Food Waste: US vs. the European Union
Food Waste Facts
With an annual loss in the billions, food waste in both the United States and the European Union is responsible for a chain reaction of negative impacts including rising food costs and an increase in the number of citizens not getting enough to eat. Luckily efforts to educate people about the problem have brought about a spark of positive changes.
United States: In September 2015, US Secretary of Agriculture Tom Vilsack and Deputy Administrator of the EPA Stan Meiburg announced the first ever national food loss and waste goal calling for a 50% reduction by 2030. By partnering with charities, organizations, the private sector and local & state governments, the plan is to educate and implement the reduction of food loss and waste programs across the c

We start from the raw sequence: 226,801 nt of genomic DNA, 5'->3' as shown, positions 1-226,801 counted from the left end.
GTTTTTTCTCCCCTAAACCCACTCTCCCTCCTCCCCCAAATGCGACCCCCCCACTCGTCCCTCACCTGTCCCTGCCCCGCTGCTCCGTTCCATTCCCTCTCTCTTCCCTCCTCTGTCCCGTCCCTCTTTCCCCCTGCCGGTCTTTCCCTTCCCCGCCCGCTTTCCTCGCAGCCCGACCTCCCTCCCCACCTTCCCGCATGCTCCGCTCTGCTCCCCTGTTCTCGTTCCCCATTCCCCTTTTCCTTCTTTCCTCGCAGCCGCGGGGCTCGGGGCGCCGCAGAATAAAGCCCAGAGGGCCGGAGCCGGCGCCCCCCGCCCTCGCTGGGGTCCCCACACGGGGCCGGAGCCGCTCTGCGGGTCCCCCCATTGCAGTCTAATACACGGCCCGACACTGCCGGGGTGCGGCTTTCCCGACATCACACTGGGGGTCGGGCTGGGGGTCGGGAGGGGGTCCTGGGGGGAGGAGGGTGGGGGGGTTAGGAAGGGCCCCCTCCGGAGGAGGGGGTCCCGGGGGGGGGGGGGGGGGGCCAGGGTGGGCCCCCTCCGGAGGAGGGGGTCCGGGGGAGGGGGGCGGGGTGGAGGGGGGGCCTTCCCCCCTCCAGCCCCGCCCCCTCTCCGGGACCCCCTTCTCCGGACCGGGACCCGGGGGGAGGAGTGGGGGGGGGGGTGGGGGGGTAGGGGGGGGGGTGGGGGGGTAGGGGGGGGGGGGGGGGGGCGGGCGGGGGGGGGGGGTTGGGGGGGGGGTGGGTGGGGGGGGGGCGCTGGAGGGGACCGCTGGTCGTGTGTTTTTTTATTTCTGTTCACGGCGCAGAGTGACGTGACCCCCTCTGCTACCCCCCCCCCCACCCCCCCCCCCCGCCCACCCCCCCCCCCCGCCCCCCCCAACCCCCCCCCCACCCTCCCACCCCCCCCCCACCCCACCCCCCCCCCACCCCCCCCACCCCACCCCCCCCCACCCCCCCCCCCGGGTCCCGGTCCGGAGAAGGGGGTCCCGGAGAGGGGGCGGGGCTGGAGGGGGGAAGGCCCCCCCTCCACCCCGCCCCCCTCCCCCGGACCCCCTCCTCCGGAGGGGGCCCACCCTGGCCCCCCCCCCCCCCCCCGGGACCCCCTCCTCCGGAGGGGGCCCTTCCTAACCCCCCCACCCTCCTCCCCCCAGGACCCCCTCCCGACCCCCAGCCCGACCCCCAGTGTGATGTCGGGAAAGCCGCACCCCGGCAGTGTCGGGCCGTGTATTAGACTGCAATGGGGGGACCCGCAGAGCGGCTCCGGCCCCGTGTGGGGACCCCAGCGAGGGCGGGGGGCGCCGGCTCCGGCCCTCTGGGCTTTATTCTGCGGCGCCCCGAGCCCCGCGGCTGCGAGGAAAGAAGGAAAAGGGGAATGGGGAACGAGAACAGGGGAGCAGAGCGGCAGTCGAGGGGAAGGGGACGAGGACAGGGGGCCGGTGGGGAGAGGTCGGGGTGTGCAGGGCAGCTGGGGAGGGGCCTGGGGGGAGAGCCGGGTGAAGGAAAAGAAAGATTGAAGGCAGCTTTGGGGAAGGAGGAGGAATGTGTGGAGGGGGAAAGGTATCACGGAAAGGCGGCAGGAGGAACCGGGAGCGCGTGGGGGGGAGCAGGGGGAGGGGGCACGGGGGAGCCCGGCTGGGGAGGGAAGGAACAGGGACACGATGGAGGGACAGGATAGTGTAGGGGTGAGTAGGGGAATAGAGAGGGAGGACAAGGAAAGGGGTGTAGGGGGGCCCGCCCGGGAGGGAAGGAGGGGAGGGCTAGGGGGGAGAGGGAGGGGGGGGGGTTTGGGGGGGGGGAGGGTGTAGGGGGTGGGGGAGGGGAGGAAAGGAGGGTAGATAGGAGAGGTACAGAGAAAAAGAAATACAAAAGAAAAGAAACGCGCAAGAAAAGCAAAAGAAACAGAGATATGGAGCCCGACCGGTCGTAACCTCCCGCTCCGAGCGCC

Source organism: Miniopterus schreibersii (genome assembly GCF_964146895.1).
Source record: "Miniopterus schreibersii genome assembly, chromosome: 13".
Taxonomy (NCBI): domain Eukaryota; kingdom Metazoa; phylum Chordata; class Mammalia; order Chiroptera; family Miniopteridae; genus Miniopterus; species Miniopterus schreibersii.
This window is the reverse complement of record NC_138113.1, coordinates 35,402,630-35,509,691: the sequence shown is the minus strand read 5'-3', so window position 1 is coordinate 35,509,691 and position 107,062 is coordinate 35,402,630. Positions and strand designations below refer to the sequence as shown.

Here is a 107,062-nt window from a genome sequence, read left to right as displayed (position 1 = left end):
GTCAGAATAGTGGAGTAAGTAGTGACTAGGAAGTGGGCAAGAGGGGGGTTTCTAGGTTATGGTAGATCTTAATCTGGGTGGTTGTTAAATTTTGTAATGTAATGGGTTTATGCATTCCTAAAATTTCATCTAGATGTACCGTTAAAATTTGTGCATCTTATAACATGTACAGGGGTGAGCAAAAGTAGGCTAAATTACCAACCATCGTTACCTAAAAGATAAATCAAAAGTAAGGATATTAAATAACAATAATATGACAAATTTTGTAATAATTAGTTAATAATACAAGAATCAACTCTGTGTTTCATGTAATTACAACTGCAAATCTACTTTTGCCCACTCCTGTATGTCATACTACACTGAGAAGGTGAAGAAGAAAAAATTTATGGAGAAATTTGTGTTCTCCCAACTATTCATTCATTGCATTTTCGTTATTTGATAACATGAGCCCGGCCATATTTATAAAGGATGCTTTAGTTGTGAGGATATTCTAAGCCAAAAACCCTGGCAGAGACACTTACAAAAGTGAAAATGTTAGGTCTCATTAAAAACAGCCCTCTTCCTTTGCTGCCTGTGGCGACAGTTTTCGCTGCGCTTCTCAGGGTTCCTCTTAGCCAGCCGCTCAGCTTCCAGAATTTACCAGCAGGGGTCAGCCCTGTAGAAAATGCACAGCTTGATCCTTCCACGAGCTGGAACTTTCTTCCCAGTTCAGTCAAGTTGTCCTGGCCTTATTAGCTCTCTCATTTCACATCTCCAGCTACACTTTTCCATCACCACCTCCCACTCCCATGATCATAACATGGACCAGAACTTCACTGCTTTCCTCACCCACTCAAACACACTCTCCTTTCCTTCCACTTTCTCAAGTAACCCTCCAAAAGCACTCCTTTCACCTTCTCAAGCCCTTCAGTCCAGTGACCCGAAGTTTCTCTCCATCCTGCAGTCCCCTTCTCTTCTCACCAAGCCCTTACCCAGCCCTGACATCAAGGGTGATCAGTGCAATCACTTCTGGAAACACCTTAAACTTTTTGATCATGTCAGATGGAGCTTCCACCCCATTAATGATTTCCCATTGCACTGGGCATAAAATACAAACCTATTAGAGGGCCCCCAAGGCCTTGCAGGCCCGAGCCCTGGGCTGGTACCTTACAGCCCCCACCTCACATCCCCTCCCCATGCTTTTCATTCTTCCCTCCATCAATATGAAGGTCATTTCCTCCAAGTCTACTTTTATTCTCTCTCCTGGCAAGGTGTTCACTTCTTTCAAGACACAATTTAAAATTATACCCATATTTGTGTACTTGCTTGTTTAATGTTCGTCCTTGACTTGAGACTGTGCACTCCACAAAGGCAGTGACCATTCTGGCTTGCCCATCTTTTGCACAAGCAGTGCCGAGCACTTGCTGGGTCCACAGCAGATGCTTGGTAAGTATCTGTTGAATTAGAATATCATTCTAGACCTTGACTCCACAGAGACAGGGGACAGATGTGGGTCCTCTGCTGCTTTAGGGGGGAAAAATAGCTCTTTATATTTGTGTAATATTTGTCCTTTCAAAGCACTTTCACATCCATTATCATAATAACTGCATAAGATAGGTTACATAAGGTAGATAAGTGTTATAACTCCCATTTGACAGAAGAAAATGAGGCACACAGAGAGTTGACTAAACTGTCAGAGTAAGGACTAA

ountry. In addition, noted increases in private businesses like Renergy are using existing food waste to create renewable electricity & gas, nutrients for soil and reclaimed water.
European Union: Also in September 2015, the European Commission launched an action plan to create a more circular economy where most if not all waste is recycled and reused. Part of the initiative includes a goal to reduce unnecessary food waste by 50% by 2030. In addition to the various ways the EC is implementing support of the initiative, new legislation is being introduced that would require member states to take measurable action, monitor waste levels, and report on progress. As a result, France international news last month when it passed a law banning supermarkets from throwing away unsold food and obligating them to donate to charity instead.
Want to know how you can help fight food waste at home? Check back next week for our list of home composting “Do’s & Don’ts.“